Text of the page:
After traffic blockades in downtown Munich, the Munich district court sentenced three climate activists from the “Last Generation” protest group to fines on Wednesday. The presiding judge sentenced two of the three climate activists to 25 daily rates of 15 euros. The third was 25 euros.
The number of daily rates was thus half as high as the public prosecutor had demanded for coercion. Nevertheless, the accused immediately announced that they wanted to appeal – their lawyers had demanded acquittal. The judge agreed with the activists that “far too little is being done by the governments of this world to combat climate change”.
But they were wrong on one point – “in their choice of means”. In a state governed by the rule of law, this fight should only be conducted through political means. On November 3, the activists and other members of the “Last Generation” had blocked traffic twice within a few hours at a protest in downtown Munich by sometimes sticking themselves to the street. Since they announced further actions at the time, the Munich district court ordered an initial 30-day preventive detention.
However, after a reassessment of the situation, the activists were released from Stadelheim Prison earlier than planned, last Saturday instead of December 2nd. The police justified this with the fact that further crimes by those affected are currently not to be expected and the conditions for custody are therefore no longer met. The three accused also spoke at the hearing. Instead of addressing the legal issues surrounding the protest, one of them said he wanted to address the question of “why.” “We are in the fight of our lives and we are about to lose.”
The 23-year-old said that unlike many other people, he lives in a democratic constitutional state “where I have certain rights even in prison”. In this “comparatively privileged position” it was “the least thing for him to offer civilian resistance”. In prison, she made a conscious decision not to mourn her freedom, the 25-year-old accused said in court. “I’m sacrificing my freedom here for a future with more freedom and less suffering.” The judge noted that the activists could have appealed while they were in police custody, but did not exercise that option.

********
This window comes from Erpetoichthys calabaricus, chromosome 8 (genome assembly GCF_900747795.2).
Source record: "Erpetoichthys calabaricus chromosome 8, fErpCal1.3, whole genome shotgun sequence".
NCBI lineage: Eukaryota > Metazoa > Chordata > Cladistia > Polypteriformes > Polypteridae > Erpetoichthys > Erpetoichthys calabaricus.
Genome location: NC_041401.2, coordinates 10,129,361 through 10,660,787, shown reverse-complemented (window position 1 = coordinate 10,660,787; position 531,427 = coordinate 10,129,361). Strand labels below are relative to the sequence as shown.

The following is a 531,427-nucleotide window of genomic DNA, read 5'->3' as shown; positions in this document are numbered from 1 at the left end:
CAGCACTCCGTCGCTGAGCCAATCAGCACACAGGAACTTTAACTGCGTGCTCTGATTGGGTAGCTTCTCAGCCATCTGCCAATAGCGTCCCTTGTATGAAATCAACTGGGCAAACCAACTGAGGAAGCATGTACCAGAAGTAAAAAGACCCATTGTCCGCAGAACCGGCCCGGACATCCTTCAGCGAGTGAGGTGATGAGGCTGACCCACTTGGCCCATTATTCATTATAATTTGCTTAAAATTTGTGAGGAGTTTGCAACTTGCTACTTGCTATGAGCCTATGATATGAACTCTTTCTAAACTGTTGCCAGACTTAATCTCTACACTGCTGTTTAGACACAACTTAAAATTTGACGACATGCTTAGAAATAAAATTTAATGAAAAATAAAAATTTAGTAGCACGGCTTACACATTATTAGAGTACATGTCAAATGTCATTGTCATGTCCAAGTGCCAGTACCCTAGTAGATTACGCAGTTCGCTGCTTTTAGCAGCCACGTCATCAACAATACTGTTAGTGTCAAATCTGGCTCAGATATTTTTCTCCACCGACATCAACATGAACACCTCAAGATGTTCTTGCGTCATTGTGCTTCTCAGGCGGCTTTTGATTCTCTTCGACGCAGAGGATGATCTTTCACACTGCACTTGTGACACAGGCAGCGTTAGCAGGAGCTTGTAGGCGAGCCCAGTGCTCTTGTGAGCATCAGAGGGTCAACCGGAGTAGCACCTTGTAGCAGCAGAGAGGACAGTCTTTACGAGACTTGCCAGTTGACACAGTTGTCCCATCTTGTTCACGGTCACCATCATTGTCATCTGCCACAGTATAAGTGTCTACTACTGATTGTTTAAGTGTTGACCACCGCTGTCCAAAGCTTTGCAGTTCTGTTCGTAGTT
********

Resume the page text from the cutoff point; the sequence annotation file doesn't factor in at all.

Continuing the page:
According to the Bavarian Police Tasks Act, citizens can be detained for up to one month on the basis of a judicial decision in order to prevent the commission of an administrative offense of considerable importance to the general public or a criminal offence. This period can be extended by a maximum of one additional month. Bavaria’s Interior Minister Joachim Herrmann (CSU) had announced before the trial began that the 30-day preventive detention should only be used in rare cases.
“Detention for 30 days must also be the absolute exception in the future,” he told the “Augsburger Allgemeine” https://www.sueddeutsche.de/muenchen/ .” The aim is not to stop protests. Further protest actions by the group “Last Generation” have meanwhile become less likely – at least for the time being. After a sharply criticized action at Berlin Airport, the group announced last Friday that it initially wanted to forego further actions in Berlin and Munich. The group hopes for action in the last week of the Bundestag session in the current year – but at the same time warns against a restart of the protests with more clout.
The three defendants in Munich also announced that they wanted to continue protesting despite the verdict. According to the “last generation”, the government is demanding “simple, vital” measures such as a speed limit on motorways or a 9-euro ticket for local public transport.